This article shows you how to use the :xRecovery Access Panel to access :xRecovery content.
:xRecovery is an optional SSProtect component that allows you to recall protected information from users in your Organization for offline access. To request an Archive, and/ or for additional information, see the article, :xRecovery Procedure.
Isolating the Archive
IMPORTANT: DO NOT ACCESS YOUR ARCHIVE ON A NETWORK-CONNECTED HOST.
The :xRecovery Access Panel is designed to run independent from SSProtect and on an isolated host computer not connected to the Internet. This protects critical keys used to access your Archive's content, which comes in protected form.
It is best to limit this article's activities to an environment you isolate and keep isolated after use. This prohibits keys from leaking in any way, and maintains separation from any potential enterprise network compromise or malice.
You cannot execute the :xRecovery Access Panel while SSProtect is running. This is a safeguard to remind you that :xRecovery Archive Access should be carried out independently, in a physically isolated environment.
Transfer your Archive, Archive Key, and Exported Organization Keys to the isolated environment, then proceed as noted below.
:xRecovery Access Panel
Install SSProtect on an independent, network-isolated machine then transfer your Archive, Archive Key, and Organization's Exported keys to its' mass storage. Exit the :Foundation Client, if running, then start the :xRecovery Access Panel using the Desktop shortcut created during installation. From the Credentials section at the top left:
- Browse to the folder where you have placed Archive files and the ArchiveKey file
- Enter your 32-character Archive IV from Support
- Choose Open to see the list of files by HostGUIDs
The HostGUID is a unique identifier specific to the host encryption portion of the Operating Mode. To decrypt the cloud catalog of filenames to plaintext, for the KeyStore:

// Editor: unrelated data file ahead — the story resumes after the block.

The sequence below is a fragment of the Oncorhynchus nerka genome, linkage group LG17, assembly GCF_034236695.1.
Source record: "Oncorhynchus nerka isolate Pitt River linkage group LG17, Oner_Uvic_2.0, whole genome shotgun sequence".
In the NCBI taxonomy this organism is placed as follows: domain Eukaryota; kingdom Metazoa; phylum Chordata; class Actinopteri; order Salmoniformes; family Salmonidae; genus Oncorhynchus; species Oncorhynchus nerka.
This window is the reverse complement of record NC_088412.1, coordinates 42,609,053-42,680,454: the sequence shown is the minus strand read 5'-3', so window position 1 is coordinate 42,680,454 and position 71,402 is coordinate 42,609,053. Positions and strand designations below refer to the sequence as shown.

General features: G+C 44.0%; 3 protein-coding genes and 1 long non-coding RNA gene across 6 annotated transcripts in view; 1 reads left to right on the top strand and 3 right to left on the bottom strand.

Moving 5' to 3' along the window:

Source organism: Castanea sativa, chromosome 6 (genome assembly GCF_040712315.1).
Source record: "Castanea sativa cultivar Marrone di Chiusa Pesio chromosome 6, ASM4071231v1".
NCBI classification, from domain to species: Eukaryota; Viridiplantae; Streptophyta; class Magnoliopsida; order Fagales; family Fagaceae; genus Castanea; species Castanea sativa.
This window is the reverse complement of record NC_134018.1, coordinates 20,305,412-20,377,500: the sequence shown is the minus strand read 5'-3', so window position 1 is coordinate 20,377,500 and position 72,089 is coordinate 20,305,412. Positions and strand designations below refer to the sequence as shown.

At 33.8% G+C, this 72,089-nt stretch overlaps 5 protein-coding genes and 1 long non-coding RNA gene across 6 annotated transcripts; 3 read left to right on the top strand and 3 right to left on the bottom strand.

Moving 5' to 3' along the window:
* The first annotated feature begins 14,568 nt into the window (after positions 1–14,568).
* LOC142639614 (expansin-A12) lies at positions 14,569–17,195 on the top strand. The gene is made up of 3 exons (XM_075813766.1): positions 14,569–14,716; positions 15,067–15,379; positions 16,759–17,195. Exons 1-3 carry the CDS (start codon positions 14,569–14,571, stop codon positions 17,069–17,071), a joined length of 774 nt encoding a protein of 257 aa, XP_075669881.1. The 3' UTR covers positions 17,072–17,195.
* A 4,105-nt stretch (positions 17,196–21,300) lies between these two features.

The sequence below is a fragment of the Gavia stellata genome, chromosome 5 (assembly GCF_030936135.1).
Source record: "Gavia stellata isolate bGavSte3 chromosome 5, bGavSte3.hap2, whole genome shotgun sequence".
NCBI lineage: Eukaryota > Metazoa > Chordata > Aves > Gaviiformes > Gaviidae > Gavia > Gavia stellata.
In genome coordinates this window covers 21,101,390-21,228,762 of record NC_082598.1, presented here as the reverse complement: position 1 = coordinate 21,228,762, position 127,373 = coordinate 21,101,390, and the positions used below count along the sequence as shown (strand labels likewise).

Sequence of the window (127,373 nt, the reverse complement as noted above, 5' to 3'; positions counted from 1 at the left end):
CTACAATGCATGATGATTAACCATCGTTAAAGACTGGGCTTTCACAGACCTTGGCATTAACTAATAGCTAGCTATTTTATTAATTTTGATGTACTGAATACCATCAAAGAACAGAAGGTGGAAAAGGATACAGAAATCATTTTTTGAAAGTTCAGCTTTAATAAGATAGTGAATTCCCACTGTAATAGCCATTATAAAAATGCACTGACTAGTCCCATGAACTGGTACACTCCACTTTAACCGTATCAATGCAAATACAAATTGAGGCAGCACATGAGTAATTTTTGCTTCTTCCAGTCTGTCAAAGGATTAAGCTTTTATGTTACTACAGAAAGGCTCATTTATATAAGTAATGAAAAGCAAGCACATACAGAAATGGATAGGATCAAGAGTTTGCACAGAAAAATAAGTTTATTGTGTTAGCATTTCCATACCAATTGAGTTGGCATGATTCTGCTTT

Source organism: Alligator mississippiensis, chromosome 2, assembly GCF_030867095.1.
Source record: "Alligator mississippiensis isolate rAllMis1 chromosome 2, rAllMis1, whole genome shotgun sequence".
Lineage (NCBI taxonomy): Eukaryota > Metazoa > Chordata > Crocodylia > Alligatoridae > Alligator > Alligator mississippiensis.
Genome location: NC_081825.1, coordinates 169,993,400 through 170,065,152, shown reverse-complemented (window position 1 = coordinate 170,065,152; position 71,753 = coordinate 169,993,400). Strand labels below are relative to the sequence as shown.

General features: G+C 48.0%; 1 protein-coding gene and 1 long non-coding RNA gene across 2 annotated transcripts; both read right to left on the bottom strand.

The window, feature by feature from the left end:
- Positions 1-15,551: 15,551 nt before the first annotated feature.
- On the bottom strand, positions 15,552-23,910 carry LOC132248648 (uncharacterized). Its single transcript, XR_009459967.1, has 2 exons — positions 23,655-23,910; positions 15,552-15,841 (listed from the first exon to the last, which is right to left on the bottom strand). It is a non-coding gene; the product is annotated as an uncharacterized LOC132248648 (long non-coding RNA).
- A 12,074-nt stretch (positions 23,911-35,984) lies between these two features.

- Browse to your exported .ssp key file
- Enter the Passphrase you used to protect Exported Keys
- Choose Import
Content however remains encrypted. Select one or more files from the list, then choose Decrypt to render plaintext. Refer to the text below for insight on filtered lists and target filename options.
Protected Archive Content for Ongoing :Collaborate Use
When you review the Archive's raw materials, you only see the Username and a GUID (the HostGUID) for protected content. Though the :xRecovery Panel at the time of this writing only provides access to decrypted, plaintext content (when all preconditions are met), there is high-value in also offering protected materials in native, plaintext filename form (such as that achieved when performing a Remote Deploy Restore operation on a new Host Computer, or Replicate operation from the Archivelist in File Management).
This capability is useful for ongoing :Collaborate use even after an Account is Deleted and the associated Seat License reclaimed for re-use.
Still further work is under way to permit a transfer of Ownership when carrying out related Account Delete (retirement) operations.
Return to this page for updates on related matters, which will be specified when content is made generally available for public use (through the :Foundation Client Update process).
Enumeration, Filename Decryption, and Content Decryption
The path from a protected, downloaded Archive to plaintext filename enumeration and content decryption not only requires the resources associated with Archive acquisition and download, but also the Organization and Account key exported from Administer Resources. As such, Non-Privileged Users do not have access to Archive content unless Organization Keys are unintentionally disclosed (or maliciously acquired).
For this reason, it's important to maintain host isolation even when working with an :xRecovery Archive that is, by nature of limited Privileged User activities, encrypted: Once keys are provide to a host computer, there are literally hundreds if not thousands of ways for malicious users to gain access to acquire insight. In this case, an entire Organization of protected content could be exposed.
We strongly recommend Archive acquisition, migration to an isolated host, isolated manipulation and single, one-way transfer out.
Using UI Controls